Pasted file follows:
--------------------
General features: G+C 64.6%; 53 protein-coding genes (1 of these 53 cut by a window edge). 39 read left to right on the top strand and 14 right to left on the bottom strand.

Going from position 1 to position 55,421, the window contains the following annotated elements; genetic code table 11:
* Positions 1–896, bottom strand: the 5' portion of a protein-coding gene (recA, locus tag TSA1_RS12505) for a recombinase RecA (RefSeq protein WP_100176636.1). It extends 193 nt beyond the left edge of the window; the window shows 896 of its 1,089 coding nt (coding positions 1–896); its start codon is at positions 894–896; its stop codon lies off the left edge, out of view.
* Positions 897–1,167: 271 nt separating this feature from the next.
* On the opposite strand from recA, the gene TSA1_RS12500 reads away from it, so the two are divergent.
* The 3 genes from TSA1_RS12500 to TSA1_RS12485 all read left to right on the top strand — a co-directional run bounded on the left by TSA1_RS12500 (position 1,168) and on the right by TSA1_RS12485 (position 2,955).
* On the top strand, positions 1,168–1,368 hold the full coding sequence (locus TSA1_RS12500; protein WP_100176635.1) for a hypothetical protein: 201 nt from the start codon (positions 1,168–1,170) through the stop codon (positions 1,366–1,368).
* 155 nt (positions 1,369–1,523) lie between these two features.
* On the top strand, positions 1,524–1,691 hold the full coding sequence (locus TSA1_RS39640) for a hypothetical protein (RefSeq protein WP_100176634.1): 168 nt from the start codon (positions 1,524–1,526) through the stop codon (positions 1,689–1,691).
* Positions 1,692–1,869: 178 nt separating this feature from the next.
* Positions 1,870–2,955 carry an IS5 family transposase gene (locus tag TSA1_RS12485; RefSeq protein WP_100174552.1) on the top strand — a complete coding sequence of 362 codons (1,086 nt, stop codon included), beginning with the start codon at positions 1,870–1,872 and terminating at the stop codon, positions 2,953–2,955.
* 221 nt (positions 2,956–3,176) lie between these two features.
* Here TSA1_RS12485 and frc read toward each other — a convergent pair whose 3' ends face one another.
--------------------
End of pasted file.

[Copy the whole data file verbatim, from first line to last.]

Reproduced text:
General features: G+C 64.6%; 53 protein-coding genes (1 of these 53 cut by a window edge). 39 read left to right on the top strand and 14 right to left on the bottom strand.

Going from position 1 to position 55,421, the window contains the following annotated elements; genetic code table 11:
* Positions 1–896, bottom strand: the 5' portion of a protein-coding gene (recA, locus tag TSA1_RS12505) for a recombinase RecA (RefSeq protein WP_100176636.1). It extends 193 nt beyond the left edge of the window; the window shows 896 of its 1,089 coding nt (coding positions 1–896); its start codon is at positions 894–896; its stop codon lies off the left edge, out of view.
* Positions 897–1,167: 271 nt separating this feature from the next.
* On the opposite strand from recA, the gene TSA1_RS12500 reads away from it, so the two are divergent.
* The 3 genes from TSA1_RS12500 to TSA1_RS12485 all read left to right on the top strand — a co-directional run bounded on the left by TSA1_RS12500 (position 1,168) and on the right by TSA1_RS12485 (position 2,955).
* On the top strand, positions 1,168–1,368 hold the full coding sequence (locus TSA1_RS12500; protein WP_100176635.1) for a hypothetical protein: 201 nt from the start codon (positions 1,168–1,170) through the stop codon (positions 1,366–1,368).
* 155 nt (positions 1,369–1,523) lie between these two features.
* On the top strand, positions 1,524–1,691 hold the full coding sequence (locus TSA1_RS39640) for a hypothetical protein (RefSeq protein WP_100176634.1): 168 nt from the start codon (positions 1,524–1,526) through the stop codon (positions 1,689–1,691).
* Positions 1,692–1,869: 178 nt separating this feature from the next.
* Positions 1,870–2,955 carry an IS5 family transposase gene (locus tag TSA1_RS12485; RefSeq protein WP_100174552.1) on the top strand — a complete coding sequence of 362 codons (1,086 nt, stop codon included), beginning with the start codon at positions 1,870–1,872 and terminating at the stop codon, positions 2,953–2,955.
* 221 nt (positions 2,956–3,176) lie between these two features.
* Here TSA1_RS12485 and frc read toward each other — a convergent pair whose 3' ends face one another.